• Beauty: With its attractive flowers and form, the Nyman's eucryphia could represent beauty and appreciation for aesthetics, signaling the importance of beauty in life and nature.

Every 1-2 weeks
2500 - 10000 Lux
Every 2-3 years
Late winter-early spring
As needed
  • water dropWater

    The Nyman's Eucryphia should be watered deeply and thoroughly, making sure the soil is evenly moist but not waterlogged. It's essential to allow the top inch of soil to dry out between waterings, which typically means watering once every 7 to 10 days during active growth in the spring and summer. During the dormant period in the fall and winter, reduce watering to every 2 to 3 weeks. Depending on the size of the plant and the weather conditions, you might use 1 to 2 gallons of water per week during the growing season.

  • sunLight

    The Nyman's Eucryphia thrives in full sun to partial shade conditions. It prefers a spot that gets at least 4 to 6 hours of direct sunlight per day, with dappled light or partial shade during the hottest part of the afternoon to prevent leaf scorch.

  • thermometerTemperature

    Nyman's Eucryphia does well in moderate temperatures and can tolerate a range between 32°F and 75°F. Ideal growing temperatures are between 50°F and 70°F. It's important to protect the plant from extreme cold and frost, which may damage new growth.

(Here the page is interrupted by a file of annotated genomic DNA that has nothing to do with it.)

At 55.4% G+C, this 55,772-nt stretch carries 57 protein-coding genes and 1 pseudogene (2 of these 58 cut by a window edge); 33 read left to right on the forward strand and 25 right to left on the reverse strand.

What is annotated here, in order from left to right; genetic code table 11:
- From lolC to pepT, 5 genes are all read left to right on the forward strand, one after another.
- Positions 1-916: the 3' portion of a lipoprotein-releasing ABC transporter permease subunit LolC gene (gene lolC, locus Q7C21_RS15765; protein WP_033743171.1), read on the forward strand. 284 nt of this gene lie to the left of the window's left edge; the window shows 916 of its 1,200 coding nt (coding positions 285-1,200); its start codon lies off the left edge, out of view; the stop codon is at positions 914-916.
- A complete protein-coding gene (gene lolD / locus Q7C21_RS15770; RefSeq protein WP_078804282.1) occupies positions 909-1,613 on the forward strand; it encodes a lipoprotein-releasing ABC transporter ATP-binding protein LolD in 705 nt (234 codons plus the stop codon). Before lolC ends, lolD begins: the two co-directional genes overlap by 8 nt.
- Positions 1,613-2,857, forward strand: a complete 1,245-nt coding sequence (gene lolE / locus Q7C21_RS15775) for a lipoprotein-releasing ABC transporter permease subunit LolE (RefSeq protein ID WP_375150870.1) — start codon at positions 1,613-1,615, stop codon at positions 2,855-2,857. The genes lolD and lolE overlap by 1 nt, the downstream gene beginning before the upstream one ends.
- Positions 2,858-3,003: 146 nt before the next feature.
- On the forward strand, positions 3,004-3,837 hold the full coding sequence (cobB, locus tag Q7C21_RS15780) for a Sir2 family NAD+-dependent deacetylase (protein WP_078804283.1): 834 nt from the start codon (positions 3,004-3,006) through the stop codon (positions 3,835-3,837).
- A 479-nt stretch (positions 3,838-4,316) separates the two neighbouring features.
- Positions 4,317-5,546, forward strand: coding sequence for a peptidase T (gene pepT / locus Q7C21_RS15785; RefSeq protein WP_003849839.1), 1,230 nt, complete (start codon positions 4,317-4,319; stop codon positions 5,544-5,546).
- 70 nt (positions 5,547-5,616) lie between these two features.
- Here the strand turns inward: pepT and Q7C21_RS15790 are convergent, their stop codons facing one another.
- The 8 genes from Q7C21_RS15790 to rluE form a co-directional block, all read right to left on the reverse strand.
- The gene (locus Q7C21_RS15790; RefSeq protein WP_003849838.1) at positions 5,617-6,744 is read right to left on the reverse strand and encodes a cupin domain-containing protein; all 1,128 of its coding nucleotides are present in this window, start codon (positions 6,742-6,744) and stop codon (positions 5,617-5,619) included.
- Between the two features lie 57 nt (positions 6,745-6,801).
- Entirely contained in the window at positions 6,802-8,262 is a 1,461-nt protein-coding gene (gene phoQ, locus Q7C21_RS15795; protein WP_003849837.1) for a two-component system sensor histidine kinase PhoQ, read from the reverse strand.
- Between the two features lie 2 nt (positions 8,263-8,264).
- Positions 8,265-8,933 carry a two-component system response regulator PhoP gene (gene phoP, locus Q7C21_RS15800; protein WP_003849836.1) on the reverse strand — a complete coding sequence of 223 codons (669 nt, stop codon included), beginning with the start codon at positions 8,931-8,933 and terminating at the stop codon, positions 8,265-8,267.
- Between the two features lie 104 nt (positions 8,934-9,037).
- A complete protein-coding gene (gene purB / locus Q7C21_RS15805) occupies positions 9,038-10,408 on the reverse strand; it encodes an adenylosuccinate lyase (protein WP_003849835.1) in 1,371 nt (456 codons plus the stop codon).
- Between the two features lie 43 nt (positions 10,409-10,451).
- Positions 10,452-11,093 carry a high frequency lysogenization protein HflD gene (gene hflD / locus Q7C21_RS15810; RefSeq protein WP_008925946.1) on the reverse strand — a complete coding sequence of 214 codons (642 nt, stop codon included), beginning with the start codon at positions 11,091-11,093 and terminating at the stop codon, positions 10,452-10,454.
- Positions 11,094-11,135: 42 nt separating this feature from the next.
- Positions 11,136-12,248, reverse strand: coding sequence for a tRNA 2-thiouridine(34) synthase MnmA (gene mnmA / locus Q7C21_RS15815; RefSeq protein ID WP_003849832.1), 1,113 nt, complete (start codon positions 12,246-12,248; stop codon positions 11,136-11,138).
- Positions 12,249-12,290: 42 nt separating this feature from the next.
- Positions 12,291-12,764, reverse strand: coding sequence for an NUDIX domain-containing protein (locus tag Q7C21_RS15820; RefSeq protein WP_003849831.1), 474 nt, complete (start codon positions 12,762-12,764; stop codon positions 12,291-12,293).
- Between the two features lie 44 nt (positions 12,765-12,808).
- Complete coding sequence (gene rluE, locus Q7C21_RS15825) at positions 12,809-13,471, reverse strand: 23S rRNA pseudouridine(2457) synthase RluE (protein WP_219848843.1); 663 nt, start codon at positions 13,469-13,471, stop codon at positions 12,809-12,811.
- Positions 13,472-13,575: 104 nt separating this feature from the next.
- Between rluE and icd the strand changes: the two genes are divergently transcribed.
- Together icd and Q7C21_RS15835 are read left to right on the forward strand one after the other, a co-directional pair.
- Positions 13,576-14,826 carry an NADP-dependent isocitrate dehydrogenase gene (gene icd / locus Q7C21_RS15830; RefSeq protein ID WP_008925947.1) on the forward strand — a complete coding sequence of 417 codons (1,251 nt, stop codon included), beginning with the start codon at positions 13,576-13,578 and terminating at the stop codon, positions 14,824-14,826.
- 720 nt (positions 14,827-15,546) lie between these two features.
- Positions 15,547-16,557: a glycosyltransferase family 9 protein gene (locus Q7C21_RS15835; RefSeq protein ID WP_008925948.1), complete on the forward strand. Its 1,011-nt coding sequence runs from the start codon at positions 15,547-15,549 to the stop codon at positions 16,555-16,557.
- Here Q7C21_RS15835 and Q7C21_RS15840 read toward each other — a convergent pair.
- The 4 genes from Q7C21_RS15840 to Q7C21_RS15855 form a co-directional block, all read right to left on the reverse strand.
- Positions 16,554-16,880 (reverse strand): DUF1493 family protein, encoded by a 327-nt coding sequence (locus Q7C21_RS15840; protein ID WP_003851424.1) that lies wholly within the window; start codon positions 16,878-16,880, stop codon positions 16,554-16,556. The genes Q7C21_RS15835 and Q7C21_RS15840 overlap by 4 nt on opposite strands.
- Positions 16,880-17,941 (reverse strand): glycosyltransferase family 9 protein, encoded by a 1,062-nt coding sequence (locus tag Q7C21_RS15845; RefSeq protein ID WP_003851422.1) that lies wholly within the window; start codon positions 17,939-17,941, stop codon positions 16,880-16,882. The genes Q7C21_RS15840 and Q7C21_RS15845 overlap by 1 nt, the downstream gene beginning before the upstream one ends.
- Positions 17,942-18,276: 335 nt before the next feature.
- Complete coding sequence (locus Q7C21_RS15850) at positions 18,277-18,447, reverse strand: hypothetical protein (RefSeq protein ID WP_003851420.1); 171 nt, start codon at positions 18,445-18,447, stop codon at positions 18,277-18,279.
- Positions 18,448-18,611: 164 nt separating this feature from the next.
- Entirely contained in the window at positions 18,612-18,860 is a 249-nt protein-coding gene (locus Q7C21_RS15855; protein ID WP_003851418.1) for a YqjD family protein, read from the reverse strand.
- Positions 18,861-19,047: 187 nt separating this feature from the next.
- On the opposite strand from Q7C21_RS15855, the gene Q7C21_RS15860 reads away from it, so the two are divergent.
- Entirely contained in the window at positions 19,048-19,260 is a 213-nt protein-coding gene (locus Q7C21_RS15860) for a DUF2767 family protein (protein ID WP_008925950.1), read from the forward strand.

• scissorsPruning

    Nyman's Eucryphia should be pruned to maintain its shape and remove any dead, diseased, or crossing branches, which improves the plant's overall health and appearance. The best time to prune is late winter or early spring before new growth begins. Prune sparingly, as excessive cutting can reduce flowering.

  • broomCleaning

    As needed

  • bambooSoil

    Nyman's Eucryphia prefers moist, well-drained soil with a mixture of loam, peat, and sand to ensure good drainage. It thrives in acidic to neutral pH, ideally ranging from 5.0 to 7.0.

  • plantRepotting

    Nyman's Eucryphia, being a larger shrub, is not commonly repotted and is typically planted directly into the ground. Repotting is usually not applicable for this species.

  • water dropsHumidity & Misting